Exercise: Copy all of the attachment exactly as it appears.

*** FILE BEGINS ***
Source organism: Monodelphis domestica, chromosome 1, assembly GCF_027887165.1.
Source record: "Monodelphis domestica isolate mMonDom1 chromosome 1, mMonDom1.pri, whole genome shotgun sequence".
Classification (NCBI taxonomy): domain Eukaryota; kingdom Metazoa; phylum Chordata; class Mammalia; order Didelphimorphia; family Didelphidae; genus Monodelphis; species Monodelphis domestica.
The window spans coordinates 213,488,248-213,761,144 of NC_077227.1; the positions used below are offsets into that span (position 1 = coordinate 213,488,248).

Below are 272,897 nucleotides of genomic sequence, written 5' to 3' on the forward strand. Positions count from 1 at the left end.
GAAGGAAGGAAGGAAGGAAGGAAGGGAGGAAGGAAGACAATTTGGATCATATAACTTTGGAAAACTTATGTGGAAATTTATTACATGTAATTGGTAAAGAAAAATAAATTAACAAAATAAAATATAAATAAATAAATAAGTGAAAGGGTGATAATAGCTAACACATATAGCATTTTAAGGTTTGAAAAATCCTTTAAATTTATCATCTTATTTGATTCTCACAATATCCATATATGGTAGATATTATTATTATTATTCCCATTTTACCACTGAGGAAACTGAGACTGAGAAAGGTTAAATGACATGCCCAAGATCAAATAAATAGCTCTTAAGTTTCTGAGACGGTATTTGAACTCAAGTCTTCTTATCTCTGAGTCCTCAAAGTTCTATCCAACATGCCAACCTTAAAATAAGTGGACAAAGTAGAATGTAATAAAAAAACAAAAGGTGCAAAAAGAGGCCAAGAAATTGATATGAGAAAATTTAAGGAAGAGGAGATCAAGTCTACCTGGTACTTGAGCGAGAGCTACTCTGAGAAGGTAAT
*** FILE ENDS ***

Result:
Source organism: Monodelphis domestica, chromosome 1, assembly GCF_027887165.1.
Source record: "Monodelphis domestica isolate mMonDom1 chromosome 1, mMonDom1.pri, whole genome shotgun sequence".
Classification (NCBI taxonomy): domain Eukaryota; kingdom Metazoa; phylum Chordata; class Mammalia; order Didelphimorphia; family Didelphidae; genus Monodelphis; species Monodelphis domestica.
The window spans coordinates 213,488,248-213,761,144 of NC_077227.1; the positions used below are offsets into that span (position 1 = coordinate 213,488,248).

Below are 272,897 nucleotides of genomic sequence, written 5' to 3' on the forward strand. Positions count from 1 at the left end.
GAAGGAAGGAAGGAAGGAAGGAAGGGAGGAAGGAAGACAATTTGGATCATATAACTTTGGAAAACTTATGTGGAAATTTATTACATGTAATTGGTAAAGAAAAATAAATTAACAAAATAAAATATAAATAAATAAATAAGTGAAAGGGTGATAATAGCTAACACATATAGCATTTTAAGGTTTGAAAAATCCTTTAAATTTATCATCTTATTTGATTCTCACAATATCCATATATGGTAGATATTATTATTATTATTCCCATTTTACCACTGAGGAAACTGAGACTGAGAAAGGTTAAATGACATGCCCAAGATCAAATAAATAGCTCTTAAGTTTCTGAGACGGTATTTGAACTCAAGTCTTCTTATCTCTGAGTCCTCAAAGTTCTATCCAACATGCCAACCTTAAAATAAGTGGACAAAGTAGAATGTAATAAAAAAACAAAAGGTGCAAAAAGAGGCCAAGAAATTGATATGAGAAAATTTAAGGAAGAGGAGATCAAGTCTACCTGGTACTTGAGCGAGAGCTACTCTGAGAAGGTAAT